Tech-Revolution! Heres How Drones Are Transforming Medical & Agriculture Sectors In North-Eastern India

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The Logical Indian Crew

Tech-Revolution! Here's How Drones Are Transforming Medical & Agriculture Sectors In North-Eastern India

Flying past infrastructural and geographical challenges, regions of Meghalaya and Himachal Pradesh have begun revolutionising their agriculture and healthcare systems through first-of-its-kind drone stations.

About half of the world's population has limited access to resources such as healthcare and markets due to their infrastructural and geopolitical barriers. Reaching out to the population within these regions posed a huge challenge until technology was brought into the equation.

Drones, also known as unmanned aerial vehicles (UAV), is an unmanned system that can be operated remotely for various purposes. Many states began deploying these drones to fly long distances and over terrains considered challenging, to take resources to them. The system has been able to ramp up national systems and improve the services to reach within remote communities. Over time, through active collaborations between government, humanitarian aid organisations, funders and drone system partners, many services that were earlier limited can now reach remote and indigenous communities worldwide.

This form of service has been continually evolving and was seen to pick pace during the pandemic to carry vaccines to several regions. It has now expanded to address a larger scope of the technology, especially in the northeastern regions. As a result, the high terrains of Arunachal Pradesh received its first-ever drone station to deliver medicines, and Kinnaur would soon be transporting its famous apples using drones.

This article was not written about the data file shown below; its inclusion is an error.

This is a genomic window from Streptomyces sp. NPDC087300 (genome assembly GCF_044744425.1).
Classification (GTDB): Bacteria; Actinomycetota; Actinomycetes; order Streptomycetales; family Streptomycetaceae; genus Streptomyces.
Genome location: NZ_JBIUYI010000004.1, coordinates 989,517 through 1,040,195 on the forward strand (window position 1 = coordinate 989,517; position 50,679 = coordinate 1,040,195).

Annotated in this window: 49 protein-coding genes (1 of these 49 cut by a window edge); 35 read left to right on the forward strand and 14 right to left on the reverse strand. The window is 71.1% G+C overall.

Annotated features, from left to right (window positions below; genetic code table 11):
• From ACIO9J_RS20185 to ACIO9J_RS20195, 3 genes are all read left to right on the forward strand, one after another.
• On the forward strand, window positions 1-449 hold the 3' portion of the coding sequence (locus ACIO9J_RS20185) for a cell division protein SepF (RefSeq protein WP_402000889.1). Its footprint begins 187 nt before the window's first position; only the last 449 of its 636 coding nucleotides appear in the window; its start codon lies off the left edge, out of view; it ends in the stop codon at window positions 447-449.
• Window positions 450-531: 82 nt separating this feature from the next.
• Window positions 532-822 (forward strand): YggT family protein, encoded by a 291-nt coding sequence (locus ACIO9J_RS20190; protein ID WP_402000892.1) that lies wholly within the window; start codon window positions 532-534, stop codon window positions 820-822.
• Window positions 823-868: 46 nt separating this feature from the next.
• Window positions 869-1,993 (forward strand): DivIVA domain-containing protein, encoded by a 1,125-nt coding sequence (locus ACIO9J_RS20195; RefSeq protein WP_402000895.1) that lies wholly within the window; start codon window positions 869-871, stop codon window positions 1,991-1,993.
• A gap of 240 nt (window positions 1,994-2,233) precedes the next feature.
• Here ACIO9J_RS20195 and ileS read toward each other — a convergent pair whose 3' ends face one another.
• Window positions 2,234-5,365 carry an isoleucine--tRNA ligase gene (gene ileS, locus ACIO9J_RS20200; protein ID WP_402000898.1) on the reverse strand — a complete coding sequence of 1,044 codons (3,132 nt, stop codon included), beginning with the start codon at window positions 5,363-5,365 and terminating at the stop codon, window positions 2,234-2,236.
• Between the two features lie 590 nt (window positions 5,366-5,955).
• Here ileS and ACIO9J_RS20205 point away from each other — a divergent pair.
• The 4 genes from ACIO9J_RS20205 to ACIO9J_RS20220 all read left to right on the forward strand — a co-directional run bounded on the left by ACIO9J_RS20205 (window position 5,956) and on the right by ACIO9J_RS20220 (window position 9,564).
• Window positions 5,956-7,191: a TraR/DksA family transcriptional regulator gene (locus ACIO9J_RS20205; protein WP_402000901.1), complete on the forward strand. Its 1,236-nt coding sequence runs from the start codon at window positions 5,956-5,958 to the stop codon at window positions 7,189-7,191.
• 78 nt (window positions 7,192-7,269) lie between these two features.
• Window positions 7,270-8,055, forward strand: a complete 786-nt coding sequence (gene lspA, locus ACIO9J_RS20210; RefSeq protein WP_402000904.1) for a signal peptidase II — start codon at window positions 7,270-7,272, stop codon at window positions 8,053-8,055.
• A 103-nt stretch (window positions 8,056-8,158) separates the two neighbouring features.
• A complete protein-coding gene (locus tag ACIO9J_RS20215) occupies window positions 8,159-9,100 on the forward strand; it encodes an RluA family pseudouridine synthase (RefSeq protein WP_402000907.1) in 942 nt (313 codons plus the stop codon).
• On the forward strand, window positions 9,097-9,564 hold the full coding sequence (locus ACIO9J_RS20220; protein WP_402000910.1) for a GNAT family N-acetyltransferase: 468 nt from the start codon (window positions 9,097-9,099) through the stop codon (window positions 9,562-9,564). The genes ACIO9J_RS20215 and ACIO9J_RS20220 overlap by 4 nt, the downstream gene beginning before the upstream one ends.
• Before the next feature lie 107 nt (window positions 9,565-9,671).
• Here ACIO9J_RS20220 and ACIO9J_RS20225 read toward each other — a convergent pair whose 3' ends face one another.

'Medicines From The Sky'

According to World Economic Forum, the majority of India's one billion citizens are served by roughly 30,000 government-run primary healthcare centres, but at least five to ten per cent of them are inaccessible to medical suppliers owing to hurdles caused by geographic locations and natural causes. In such spaces, drones are known to bridge the gaps caused by infrastructural and accessibility barriers.

They deliver vital goods to vulnerable communities and can also carry the goods they produce to different parts of the country. One such example is when Doctors Without Borders used drones to transport vaccines for tuberculosis in remote regions of Papua New Guinea and Ebola in Liberia and GAVI. The new drone rules issued in India in 2021 were seen as a positive step due to this very reason, as it would enable deploying drones to provide services.

For the same reason, it was considered a historical day in Meghalaya on December 2022 when they set up the first-ever drone station to deliver medicines. Rejoicing over the decision, the civil aviation ministry tweeted, "Drone supply of medicines to a primary health centre in Pedaldoba, Meghalaya is a proud moment."